Echoes in Death is the 44th book in the “In Death” series by J.D. Robb. I’m pretty sure that I’ve read them all. These are police procedural novels set in a near future with streamlined communication, cars that fly (sometimes, anyway, to get past traffic), and fun new slang. Eve Dallas is our tough heroine. Her husband, who we only know by one name, Roark, has a shady past but is currently (mostly) law-abiding. He’s a quintessential bad-boy hero, handsome and extremely wealthy.
I was annoyed by a passage at the beginning of Echoes in Death. My annoyance was supported by a nonfiction book I was reading at the same time, Against Empathy by Paul Bloom. So, I decided to post about both books at once in a kind of hodgepodge of review and essay.
Here’s what annoyed me. At a party, Eve refrains from punching a do-gooder whose cause is “reintegrating rehabilitated offenders into society” and who complained that “police were far too focused on punishment rather than reintegration.”
Here’s the rest of that conversation between Roark and Eve.
Eve: “You can bet your fine ass that if one of her ROs—as she called them—walked up, conked her on her whipped-cream head, and ran off with the glitters she was dripping in, she wouldn’t be lecturing me about how the law needs heart and compassion and forgiveness.”
Roark: “She’s never stood over a body or had to tell someone the person they loved is gone. And so has no idea the heart and compassion those duties require.”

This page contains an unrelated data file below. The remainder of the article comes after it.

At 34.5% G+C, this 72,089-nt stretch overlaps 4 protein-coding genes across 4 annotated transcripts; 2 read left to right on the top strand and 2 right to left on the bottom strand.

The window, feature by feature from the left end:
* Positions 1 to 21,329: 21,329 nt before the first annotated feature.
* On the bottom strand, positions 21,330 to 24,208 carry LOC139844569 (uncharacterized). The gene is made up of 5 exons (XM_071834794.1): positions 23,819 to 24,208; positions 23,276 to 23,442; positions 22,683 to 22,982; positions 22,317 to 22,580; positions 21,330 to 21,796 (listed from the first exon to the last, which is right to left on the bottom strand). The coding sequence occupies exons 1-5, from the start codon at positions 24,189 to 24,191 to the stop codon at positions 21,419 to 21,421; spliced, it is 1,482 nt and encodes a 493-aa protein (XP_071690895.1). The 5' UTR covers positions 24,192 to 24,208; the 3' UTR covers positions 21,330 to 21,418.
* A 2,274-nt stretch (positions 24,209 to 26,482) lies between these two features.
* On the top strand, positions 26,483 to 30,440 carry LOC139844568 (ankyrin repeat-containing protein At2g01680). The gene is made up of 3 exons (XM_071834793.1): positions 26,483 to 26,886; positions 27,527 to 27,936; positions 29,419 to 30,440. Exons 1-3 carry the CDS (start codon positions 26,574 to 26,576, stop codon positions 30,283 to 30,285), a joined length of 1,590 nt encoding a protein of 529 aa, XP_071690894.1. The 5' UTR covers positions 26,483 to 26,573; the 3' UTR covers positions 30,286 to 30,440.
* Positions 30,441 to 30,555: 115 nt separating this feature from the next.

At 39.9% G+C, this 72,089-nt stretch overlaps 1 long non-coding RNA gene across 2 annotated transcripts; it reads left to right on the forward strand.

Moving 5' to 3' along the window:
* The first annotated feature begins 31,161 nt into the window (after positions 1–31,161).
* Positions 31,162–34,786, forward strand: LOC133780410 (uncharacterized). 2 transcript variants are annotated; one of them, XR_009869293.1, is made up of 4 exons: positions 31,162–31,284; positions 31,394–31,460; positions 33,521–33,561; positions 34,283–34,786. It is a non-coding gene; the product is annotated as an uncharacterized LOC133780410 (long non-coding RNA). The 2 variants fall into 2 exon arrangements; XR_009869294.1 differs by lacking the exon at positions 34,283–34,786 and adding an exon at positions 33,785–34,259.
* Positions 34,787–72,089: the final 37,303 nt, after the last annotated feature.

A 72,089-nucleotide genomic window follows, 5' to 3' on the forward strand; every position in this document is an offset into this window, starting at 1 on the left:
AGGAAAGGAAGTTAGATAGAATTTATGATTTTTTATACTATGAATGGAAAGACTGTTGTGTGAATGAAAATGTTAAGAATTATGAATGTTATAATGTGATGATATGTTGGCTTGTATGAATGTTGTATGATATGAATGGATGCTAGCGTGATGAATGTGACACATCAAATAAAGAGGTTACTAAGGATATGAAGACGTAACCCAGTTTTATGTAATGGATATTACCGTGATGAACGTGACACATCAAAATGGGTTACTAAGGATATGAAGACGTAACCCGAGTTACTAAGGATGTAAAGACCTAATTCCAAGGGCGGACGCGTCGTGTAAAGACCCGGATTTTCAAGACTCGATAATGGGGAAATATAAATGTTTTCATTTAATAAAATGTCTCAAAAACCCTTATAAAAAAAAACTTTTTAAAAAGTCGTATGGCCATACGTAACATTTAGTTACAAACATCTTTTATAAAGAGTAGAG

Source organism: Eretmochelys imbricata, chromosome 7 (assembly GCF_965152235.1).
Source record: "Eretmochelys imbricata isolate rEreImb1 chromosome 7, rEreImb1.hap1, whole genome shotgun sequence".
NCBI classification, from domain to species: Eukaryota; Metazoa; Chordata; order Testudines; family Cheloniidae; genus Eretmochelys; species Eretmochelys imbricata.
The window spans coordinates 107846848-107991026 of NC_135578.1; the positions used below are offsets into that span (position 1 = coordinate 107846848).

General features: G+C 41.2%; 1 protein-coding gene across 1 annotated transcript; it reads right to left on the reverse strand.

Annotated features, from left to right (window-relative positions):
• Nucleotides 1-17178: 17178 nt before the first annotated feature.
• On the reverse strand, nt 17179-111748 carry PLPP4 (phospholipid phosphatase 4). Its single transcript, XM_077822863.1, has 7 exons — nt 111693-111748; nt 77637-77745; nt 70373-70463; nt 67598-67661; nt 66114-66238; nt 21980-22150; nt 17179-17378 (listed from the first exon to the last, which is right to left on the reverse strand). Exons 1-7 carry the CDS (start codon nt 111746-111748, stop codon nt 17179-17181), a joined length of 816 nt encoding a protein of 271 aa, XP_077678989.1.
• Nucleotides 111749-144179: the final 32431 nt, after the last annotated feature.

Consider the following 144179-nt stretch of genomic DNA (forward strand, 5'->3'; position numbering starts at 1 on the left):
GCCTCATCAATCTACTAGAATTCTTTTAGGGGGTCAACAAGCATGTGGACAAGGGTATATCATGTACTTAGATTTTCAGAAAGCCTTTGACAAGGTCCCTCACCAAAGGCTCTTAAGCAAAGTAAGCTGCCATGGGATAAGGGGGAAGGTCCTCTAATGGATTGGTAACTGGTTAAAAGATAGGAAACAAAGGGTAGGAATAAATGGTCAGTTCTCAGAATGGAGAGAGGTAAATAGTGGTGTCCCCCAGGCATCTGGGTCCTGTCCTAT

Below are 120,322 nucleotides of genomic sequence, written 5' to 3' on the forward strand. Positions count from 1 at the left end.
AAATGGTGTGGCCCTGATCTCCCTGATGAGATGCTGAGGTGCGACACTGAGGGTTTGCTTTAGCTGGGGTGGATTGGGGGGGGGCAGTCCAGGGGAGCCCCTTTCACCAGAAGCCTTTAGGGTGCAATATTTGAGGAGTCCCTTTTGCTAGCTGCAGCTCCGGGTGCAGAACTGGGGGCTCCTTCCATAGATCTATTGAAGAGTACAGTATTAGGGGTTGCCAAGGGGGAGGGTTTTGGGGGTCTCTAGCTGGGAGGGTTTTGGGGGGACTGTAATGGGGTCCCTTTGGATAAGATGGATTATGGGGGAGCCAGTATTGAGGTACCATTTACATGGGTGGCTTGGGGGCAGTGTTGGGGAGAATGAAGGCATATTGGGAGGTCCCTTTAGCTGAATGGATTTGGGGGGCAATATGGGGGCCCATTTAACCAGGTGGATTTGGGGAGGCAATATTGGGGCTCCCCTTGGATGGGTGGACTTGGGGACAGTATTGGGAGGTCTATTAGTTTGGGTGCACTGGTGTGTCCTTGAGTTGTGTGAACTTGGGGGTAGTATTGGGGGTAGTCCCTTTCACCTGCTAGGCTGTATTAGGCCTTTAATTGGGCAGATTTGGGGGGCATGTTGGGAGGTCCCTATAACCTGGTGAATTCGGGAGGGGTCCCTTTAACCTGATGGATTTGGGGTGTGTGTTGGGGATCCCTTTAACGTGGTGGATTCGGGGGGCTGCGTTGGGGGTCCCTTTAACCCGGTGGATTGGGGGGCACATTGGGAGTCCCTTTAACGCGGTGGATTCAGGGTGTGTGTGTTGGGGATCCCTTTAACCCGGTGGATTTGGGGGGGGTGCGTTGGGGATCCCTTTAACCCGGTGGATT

That’s a tough-on-crime message that makes sense in the fictional world that Eve inhabits where she encounters at least one psychopathic killer in every book. One reason that this series has carried on for 44 books is that the psychopathic killers created by J.D. Robb (aka Nora Roberts) are deliciously evil and it’s satisfying to see them brought to justice. But that’s not the real world.
In the real world, I learned from Against Empathy, psychopathy is ill-defined and (however you define it) psychopaths are rare.
In our world, things are much more complicated. At a time when it’s quite clear that our justice system is ineffective, way too expensive, and far from impartial (I recommend the books Just Mercy and The New Jim Crow), a knee-jerk rejection of a justice reformer in a fictional future feels like a callous and uninformed comment on the sorry state of the present.
The reason that Against Empathy talks about psychopaths, of course, is because we assume that empathy is required for moral behavior.
But, we’ve all seen how well that works when a parent yells at a child, “How would you like it if your sister hit you?” Speaking of empathy, imagine how you would feel if a giant twice your size grabbed you by the elbow and asked a question that sounded like a trap. Fear and defensiveness are far removed from empathy.
Of course, most of us do learn some empathy despite that common parenting technique, but is that why we don’t hit other people? There are many other things we learn around the same time. There’s a transactional element – if I don’t hit the other kid, she probably won’t hit me. There’s a social order element – my days are more pleasant when they are less chaotic and I’m willing to do my part to reduce chaos by not hitting other children (at least, until I get bored and the day needs some excitement). There’s a relationship element – I lose friends permanently when I hit them and whatever momentary release from frustration that I get isn’t worth that.